Here are snippets from the Times’ report that N.Y. Attorney General Sues Trump Foundation Over Sweeping Violations.

The New York State attorney general’s office filed a scathingly worded lawsuit on Thursday taking aim at the Donald J. Trump Foundation, accusing the charity and the Trump family of sweeping violations of campaign finance laws, self-dealing and illegal coordination with the presidential campaign.

The lawsuit, which seeks to dissolve the foundation and bar President Trump and three of his children from serving on nonprofit organizations, was an extraordinary rebuke of a sitting president. The attorney general also sent referral letters to the Internal Revenue Service and the Federal Election Commission for possible further action, adding to Mr. Trump’s extensive legal problems.

The lawsuit, filed in State Supreme Court in Manhattan, culminated a nearly two-year investigation of Mr. Trump’s charity, which became a subject of scrutiny during and after the 2016 presidential campaign. While such foundations are supposed to be devoted to charitable activities, the complaint asserts that Mr. Trump’s was often used to curry political favor or settle legal claims against his various businesses, and even spent $10,000 on a portrait of Mr. Trump that was hung at one of his golf clubs.

The $10,000 portrait was one of several examples of the foundation being used in “at least five self-dealing transactions,” according to the attorney general’s office, violating tax regulations that prohibit using nonprofit charities for private interests.

"As our investigation reveals, the Trump Foundation was little more than a checkbook for payments from Mr. Trump or his businesses to nonprofits, regardless of their purpose or legality,” said Barbara D. Underwood, New York’s attorney general, who has been on her job little over a month. “This is not how private foundations should function and my office intends to hold the foundation accountable for its misuse of charitable assets.”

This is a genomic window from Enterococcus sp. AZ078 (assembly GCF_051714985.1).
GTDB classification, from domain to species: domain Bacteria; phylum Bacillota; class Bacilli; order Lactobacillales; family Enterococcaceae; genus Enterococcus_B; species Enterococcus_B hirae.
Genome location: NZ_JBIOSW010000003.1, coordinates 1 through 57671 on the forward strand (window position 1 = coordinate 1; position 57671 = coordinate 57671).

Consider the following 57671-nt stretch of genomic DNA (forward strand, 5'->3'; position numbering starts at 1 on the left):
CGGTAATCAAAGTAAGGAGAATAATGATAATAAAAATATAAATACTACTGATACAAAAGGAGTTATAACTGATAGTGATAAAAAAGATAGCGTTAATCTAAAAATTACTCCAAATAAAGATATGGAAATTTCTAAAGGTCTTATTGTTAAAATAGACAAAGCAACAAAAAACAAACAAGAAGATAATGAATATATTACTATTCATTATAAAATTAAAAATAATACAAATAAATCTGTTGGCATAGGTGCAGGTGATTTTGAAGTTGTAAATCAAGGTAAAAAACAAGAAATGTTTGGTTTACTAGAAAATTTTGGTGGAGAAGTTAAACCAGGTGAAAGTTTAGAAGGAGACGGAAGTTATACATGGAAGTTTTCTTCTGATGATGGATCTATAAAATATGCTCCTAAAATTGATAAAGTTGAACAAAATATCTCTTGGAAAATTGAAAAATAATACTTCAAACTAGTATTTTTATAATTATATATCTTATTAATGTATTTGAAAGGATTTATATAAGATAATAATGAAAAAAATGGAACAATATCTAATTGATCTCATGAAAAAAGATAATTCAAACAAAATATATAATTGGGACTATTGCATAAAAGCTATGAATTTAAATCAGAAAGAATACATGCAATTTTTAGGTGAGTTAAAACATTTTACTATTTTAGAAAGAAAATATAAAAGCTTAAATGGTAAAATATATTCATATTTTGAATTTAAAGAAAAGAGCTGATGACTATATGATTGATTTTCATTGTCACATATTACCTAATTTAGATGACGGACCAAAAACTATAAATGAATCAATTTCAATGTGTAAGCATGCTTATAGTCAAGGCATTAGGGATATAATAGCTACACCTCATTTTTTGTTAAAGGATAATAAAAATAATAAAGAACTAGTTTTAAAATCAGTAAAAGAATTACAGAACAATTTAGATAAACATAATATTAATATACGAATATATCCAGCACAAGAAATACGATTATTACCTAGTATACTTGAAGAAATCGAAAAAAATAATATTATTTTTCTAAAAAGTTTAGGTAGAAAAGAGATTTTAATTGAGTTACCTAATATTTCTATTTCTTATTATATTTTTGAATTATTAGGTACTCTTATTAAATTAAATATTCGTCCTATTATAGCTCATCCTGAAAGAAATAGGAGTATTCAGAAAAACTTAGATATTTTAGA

The attorney general’s office is seeking $2.8 million in restitution, and the foundation and its directors could face several million dollars in additional penalties, depending on how the court rules. The office is also seeking to bar the president from serving as a director, officer or trustee of another nonprofit for 10 years. Likewise, the petition seeks to bar Mr. Trump’s three eldest children, Donald Jr., Ivanka and Eric, from the boards of nonprofits based in New York or that operate in New York for one year, which would have the effect of barring them from a wide range of groups based in other states.

The foundation was explicitly “prohibited from participating or intervening in any political campaign on behalf of a candidate,” the complaint notes, adding that Mr. Trump himself signed annual I.R.S. filings, under penalty of perjury in which he attested that the foundation did not engage in political activity. “This statutory prohibition is absolute.”

But roughly $2.8 million was raised for the foundation at a 2016 Iowa political fund-raiser for the Trump campaign. At the time, Mr. Trump skipped a Republican debate and set up his own event to raise money for veterans, though he used the event to skewer his opponents and celebrate his own accomplishments.

After the event, his foundation “ceded control over the charitable funds it raised to senior Trump campaign staff, who dictated the manner in which the foundation would disburse those proceeds, directing the timing, amounts and recipients of the grants,” according to the complaint.

Allowing the campaign to control the spending of the foundation’s charitable funds represented coordination between the two entities, as well “as an improper in-kind contribution of no less than $2.823 million (the amount donated to the foundation) to the campaign,” according to the lawsuit.

Ms. Underwood, who is a career prosecutor rather than a politician, recently accused Mr. Trump of “undermining the rule of law” with his pardon practices. She made the comment when she announced she was continuing an effort begun under Mr. Schneiderman to change New York’s double jeopardy law so that state and local prosecutors would have the power to bring criminal charges against aides to President Trump who have been pardoned.

No comments:

Post a Comment